HIV spreading rapidly in prisons, study says

Health Canada study says HIV, Hepatitis C, spreading in prisons, mainly due to drug use

A new report says H-I-V and Hepatitis-C are spreading at an alarming rate in Canadian prisons and little is being done to stop it.

Health Canada released the 90-page report Wednesday.

It says the number of known cases of HIV in the federal prison system has risen by at least 35 per cent in the past five years.

Positive HIV tests across the country dropped 30 per cent drop in the same period.

Rates of Hepatitis C are now as much as 100 times higher than in the outside community.

Dirty needles

The report blames sharing of needles by addicted inmates for most of the increase.

Johnny Bodz, an inmate at Kent Institution, a maximum security prison in B.C.'s Fraser Valley, agrees.

Bodz is addicted to heroin and has AIDS and Hepatitis C.

But like thousands of inmates across Canada, being sick with AIDS has not prevented Bodz from using drugs, sharing needles and possibly spreading disease.

"In here you may have 20, 30, 40 guys sharing one needle and that's scary," says.

The study looked at harm reduction measures in federal, provincial and territorial prisons.

They included:

  • access to condoms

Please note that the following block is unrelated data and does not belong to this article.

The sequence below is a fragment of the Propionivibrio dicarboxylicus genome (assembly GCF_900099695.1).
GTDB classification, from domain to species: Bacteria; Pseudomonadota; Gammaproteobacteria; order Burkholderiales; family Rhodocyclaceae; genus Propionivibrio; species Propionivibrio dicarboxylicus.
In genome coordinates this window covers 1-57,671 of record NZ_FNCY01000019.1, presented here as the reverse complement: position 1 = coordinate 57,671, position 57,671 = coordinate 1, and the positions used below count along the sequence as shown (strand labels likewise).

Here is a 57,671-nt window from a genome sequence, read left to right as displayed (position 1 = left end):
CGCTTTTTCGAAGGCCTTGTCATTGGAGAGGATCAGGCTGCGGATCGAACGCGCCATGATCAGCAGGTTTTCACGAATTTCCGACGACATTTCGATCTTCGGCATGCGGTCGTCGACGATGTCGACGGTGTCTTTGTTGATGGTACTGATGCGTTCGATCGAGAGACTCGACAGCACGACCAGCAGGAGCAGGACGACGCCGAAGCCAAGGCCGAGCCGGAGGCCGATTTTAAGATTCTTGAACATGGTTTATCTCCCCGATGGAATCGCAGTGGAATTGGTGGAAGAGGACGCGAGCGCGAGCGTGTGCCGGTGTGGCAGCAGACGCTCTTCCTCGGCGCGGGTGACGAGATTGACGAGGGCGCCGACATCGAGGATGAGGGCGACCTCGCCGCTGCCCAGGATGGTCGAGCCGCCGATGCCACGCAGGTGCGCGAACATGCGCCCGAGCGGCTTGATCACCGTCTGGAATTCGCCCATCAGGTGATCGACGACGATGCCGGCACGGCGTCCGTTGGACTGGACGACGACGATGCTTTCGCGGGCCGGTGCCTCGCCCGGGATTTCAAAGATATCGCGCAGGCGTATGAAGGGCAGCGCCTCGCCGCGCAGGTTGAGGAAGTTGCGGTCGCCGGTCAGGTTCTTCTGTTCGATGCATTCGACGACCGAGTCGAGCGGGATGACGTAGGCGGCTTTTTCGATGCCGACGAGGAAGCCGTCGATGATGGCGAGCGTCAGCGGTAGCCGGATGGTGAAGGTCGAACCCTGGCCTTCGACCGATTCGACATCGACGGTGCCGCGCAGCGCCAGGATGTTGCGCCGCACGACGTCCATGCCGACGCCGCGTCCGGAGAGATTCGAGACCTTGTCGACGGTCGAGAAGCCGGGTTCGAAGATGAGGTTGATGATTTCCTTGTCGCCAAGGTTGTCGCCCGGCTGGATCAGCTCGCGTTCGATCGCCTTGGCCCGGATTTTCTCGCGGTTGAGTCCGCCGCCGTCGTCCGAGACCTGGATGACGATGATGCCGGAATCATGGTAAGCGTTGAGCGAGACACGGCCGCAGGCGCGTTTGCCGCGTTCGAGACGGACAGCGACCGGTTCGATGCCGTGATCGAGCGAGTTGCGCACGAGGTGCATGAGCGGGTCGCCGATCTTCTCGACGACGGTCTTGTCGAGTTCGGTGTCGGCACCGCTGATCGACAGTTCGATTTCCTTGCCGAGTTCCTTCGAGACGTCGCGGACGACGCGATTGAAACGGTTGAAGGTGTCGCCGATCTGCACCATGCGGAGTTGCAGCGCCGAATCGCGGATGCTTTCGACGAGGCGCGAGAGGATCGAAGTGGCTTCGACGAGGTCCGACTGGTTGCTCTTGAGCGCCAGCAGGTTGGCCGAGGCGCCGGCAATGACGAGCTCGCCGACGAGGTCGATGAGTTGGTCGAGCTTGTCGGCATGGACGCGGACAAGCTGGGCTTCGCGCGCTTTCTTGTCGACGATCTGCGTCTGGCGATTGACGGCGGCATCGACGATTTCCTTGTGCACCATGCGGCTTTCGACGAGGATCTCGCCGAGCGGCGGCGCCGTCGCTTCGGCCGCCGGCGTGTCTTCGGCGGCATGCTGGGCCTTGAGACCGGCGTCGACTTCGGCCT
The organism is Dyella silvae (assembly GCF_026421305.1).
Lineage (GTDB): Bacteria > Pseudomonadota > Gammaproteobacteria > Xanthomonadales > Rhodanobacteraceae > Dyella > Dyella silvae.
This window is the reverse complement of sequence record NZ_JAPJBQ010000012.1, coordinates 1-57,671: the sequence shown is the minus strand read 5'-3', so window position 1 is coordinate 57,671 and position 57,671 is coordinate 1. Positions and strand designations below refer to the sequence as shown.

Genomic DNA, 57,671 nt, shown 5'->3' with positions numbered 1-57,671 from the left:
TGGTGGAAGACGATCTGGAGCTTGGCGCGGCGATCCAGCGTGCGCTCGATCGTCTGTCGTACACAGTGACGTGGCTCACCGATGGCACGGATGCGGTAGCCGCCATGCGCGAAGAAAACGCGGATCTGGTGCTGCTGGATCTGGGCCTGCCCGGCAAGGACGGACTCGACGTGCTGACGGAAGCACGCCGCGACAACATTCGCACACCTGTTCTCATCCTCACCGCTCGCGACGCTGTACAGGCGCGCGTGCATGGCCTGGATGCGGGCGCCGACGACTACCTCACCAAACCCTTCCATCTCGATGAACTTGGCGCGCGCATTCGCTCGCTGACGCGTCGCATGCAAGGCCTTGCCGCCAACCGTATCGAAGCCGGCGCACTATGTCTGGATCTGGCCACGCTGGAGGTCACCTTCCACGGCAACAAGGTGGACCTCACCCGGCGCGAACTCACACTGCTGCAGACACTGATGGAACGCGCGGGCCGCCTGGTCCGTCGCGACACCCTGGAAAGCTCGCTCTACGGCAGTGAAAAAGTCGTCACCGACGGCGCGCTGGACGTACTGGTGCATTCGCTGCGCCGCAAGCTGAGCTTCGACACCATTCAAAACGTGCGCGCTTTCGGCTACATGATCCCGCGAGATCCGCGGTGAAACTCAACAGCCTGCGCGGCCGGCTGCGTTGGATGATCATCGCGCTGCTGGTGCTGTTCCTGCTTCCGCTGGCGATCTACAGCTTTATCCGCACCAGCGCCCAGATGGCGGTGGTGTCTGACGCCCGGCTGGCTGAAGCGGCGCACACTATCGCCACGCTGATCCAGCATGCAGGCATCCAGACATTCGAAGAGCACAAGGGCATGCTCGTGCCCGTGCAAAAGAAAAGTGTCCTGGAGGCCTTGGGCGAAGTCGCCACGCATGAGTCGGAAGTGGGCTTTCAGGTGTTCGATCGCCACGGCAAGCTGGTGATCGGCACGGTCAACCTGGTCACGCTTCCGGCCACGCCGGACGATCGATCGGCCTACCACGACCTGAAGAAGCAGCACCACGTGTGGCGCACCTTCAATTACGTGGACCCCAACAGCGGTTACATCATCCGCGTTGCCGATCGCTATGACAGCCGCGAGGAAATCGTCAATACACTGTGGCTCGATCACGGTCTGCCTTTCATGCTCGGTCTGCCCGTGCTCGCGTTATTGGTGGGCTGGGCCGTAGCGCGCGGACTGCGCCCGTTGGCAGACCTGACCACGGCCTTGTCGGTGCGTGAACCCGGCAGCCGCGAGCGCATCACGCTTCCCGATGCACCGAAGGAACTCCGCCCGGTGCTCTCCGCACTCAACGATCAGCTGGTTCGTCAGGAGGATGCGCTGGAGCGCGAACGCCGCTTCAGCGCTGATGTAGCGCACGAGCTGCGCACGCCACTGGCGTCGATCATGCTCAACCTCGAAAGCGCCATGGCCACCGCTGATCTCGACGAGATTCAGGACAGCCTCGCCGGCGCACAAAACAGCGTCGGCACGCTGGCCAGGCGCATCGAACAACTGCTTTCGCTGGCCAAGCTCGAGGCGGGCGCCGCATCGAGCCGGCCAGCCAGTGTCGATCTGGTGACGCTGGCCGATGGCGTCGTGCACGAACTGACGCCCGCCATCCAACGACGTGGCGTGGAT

• access to bleach or sterilized needles
  • needle exchanges
  • use of methadone, a drug used to treat heroin addicts.
The study rated British Columbia highest, with a B. The federal government came second with a B minus, while Newfoundland and Labrador received a D.

The rest all got failing grades.

But Correctional Services Canada insists it is doing a good job.

"We have taken very significant steps in the last year about this issue," said Dr. Francoise Bouchard. "We are providing bleach, condoms to all inmates, we have now the methadone treatment program that has been expanded to all our institutions."

Three years ago a committee set up by federal corrections recommended needle exchanges in prisons but the idea was rejected.

Ralf Jurgens of the HIV/AIDS Legal Network, says government officials are reluctant to set up needle exchanges because they don't want to appear to be condoning drug use.

But he said studies undertaken in other prison systems where those measures have been tried show they don't lead to increased drug use.

He says the problem won't stay behind prison walls.

"We have to realize if we protect prisoners we protect all Canadians," he said.